“Lou Reed has been gone now for many years. He’s one of the few people whom I miss as much now as when he left. There are so many instances where I wonder what he would say or what he would think. His general aura would always lend something really unique to the room. Thank God he left his great music and recordings. His personality is sorely missed. Love you, Lou.” – Rufus Wainwright.


          TRACK LISTING

          I'm Waiting For The Man - Keith Richards
          I Can't Stand It - Maxim Ludwig & Angel Olsen
          Perfect Day - Rufus Wainwright
          I'm So Free - Joan Jett And The Blackhearts
          Sally Can't Dance - Bobby Rush
          Walk On The Wild Side - Rickie Lee Jones
          I Love You, Suzanne - The Afghan Whigs
          Coney Island Baby - Mary Gauthier
          Legendary Hearts - Lucinda Williams
          New Sensations - Automatic
          Magician - Rosanne Cash
          The Power Of The Heart (bonus Track Cd Only) - Brogan Bentley

          Nancy Sinatra

          How Does That Grab You? - 2024 Reissue

            Less than two weeks after “These Boots Are Made for Walkin’” made it to the top of the charts, Nancy was back in the studio working on the follow-up. With a newfound confidence and a fresh batch of songs, How Does That Grab You? is a snapshot that captures the fun, creativity, and genius of an artist embracing her moment. The album includes the sparse masterpiece “Bang, Bang,” the Boots-esque “How Does That Grab You, Darlin’?” and Nancy & Lee Hazlewood’s very first duet, the proto-psychedelic “Sand.”

            Equal parts strong, sultry, and savvy, Nancy Sinatra has long been ahead of her time—both in her choices as an artist and as a businesswoman. Unapologetically, she established her own path early on and paved the way for decades of female artists to come—all while firmly maintain- ing control over her career, her image, and her music. In 1965, Nancy Sinatra changed the face of music, fashion, and culture.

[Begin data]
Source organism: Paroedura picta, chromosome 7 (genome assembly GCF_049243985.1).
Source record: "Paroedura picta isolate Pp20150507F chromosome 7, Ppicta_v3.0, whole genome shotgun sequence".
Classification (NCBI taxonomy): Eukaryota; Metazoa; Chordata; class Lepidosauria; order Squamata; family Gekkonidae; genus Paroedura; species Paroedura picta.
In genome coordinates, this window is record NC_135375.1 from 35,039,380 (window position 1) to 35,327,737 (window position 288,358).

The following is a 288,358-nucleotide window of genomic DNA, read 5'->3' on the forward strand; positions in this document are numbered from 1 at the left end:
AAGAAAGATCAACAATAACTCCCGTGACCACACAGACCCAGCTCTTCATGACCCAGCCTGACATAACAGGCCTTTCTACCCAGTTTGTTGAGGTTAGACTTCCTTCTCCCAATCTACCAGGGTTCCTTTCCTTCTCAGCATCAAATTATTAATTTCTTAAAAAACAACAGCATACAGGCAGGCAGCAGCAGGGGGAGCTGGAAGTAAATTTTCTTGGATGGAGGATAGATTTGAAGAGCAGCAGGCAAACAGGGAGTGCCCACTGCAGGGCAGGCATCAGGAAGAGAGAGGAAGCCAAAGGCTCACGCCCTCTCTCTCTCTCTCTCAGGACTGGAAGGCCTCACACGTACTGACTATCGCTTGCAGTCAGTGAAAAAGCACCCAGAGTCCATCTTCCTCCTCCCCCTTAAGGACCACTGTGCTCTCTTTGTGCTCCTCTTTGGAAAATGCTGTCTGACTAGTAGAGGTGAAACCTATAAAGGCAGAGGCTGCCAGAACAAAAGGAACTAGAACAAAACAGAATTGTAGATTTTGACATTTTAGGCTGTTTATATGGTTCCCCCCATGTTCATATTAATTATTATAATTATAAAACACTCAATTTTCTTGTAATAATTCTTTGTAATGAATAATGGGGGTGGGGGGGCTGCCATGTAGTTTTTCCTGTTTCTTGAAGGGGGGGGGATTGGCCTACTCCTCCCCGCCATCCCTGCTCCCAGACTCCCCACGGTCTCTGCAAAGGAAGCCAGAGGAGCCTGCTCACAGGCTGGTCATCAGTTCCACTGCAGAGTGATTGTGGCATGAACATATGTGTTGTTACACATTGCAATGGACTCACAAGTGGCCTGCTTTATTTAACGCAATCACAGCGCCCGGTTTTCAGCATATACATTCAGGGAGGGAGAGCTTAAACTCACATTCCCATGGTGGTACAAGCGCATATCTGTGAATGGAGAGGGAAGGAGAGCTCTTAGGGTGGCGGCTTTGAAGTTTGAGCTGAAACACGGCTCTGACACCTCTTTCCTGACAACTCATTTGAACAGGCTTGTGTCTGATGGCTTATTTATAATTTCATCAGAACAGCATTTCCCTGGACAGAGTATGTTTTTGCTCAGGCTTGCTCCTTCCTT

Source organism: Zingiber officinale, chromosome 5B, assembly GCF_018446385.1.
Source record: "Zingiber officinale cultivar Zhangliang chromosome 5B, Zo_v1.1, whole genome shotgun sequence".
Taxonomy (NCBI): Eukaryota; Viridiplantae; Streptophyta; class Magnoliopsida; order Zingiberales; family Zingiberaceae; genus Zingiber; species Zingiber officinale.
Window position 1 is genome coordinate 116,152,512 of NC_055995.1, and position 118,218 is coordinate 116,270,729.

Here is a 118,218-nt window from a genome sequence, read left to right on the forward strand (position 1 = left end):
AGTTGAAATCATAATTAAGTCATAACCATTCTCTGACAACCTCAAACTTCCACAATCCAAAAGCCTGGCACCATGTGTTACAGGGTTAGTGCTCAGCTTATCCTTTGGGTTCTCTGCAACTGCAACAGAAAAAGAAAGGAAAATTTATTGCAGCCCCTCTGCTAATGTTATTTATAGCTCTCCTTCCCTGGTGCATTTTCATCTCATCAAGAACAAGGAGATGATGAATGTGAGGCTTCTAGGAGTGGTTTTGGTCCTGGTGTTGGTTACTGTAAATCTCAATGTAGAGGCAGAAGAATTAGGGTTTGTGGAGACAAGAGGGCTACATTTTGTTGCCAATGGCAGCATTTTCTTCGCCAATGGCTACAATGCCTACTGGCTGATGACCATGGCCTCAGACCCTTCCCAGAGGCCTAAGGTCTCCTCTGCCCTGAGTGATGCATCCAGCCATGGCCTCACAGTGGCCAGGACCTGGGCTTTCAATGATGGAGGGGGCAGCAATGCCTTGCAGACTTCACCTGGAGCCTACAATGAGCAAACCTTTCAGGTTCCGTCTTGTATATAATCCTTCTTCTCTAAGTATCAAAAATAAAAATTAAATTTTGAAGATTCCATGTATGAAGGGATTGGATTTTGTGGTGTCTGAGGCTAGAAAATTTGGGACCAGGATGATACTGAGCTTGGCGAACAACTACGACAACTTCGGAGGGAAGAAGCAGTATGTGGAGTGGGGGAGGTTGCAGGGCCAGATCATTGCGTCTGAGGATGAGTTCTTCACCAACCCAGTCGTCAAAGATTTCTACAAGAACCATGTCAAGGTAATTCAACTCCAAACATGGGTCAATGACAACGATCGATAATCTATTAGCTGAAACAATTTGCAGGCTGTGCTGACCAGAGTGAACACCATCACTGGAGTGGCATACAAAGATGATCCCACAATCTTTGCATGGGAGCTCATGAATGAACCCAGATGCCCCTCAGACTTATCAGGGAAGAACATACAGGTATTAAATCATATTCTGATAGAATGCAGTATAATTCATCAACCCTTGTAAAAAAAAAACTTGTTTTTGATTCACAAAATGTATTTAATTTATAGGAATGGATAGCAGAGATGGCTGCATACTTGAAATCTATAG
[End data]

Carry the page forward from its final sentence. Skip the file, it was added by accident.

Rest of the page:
TRACK LISTING

            Not The Lovin’ Kind
            The Shadow Of Your Smile
            Sorry ’bout That
            Time
            Sand
            Crying Time
            My Baby Cried All Night Long
            Let It Be Me
            Call Me
            How Does That Grab You, Darlin’?
            Bang, Bang
            The Last Of The Secret Agents? (non-album B-side)
            If Things Don’t Start Picking Up (session Outtake)

            Various Artists

            The Power Of The Heart: A Tribute To Lou Reed (RSD24 EDITION)

              THIS IS A RECORD STORE DAY 2024 EXCLUSIVE AND WILL BE AVAILABLE INSTORE ON SATURDAY APRIL 20TH ON A FIRST COME FIRST SERVED BASIS, LIMITED TO ONE PER PERSON.

              IF THERE ARE ANY REMAINING COPIES THEY WILL BE MADE AVAILABLE ONLINE AT 8PM ON MONDAY APRIL 22ND.


              Nancy Sinatra

              How Does That Grab You? (RSD24 EDITION)

                THIS IS A RECORD STORE DAY 2024 EXCLUSIVE AND WILL BE AVAILABLE INSTORE ON SATURDAY APRIL 20TH ON A FIRST COME FIRST SERVED BASIS, LIMITED TO ONE PER PERSON.

                IF THERE ARE ANY REMAINING COPIES THEY WILL BE MADE AVAILABLE ONLINE AT 8PM ON MONDAY APRIL 22ND.






                Serge Gainsbourg

                Histoire De Melody Nelson - 2024 Reissue

                  Often cited as the masterwork of French icon and national treasure Serge Gainsbourg, Histoire De Melody Nelson features actress, amour, and inspiration Jane Birkin, arranger/conductor and co-conspirator Jean-Claude Vannier (L’Enfant Assassins Des Mouches), and a tight,hand-picked crew of top shelf U.K. session musicians, including Big Jim Sullivan, Vic Flick, Brian Odgers, and Dougie Wright. Originally released in 1971, this is an essential album for the discerning music lover.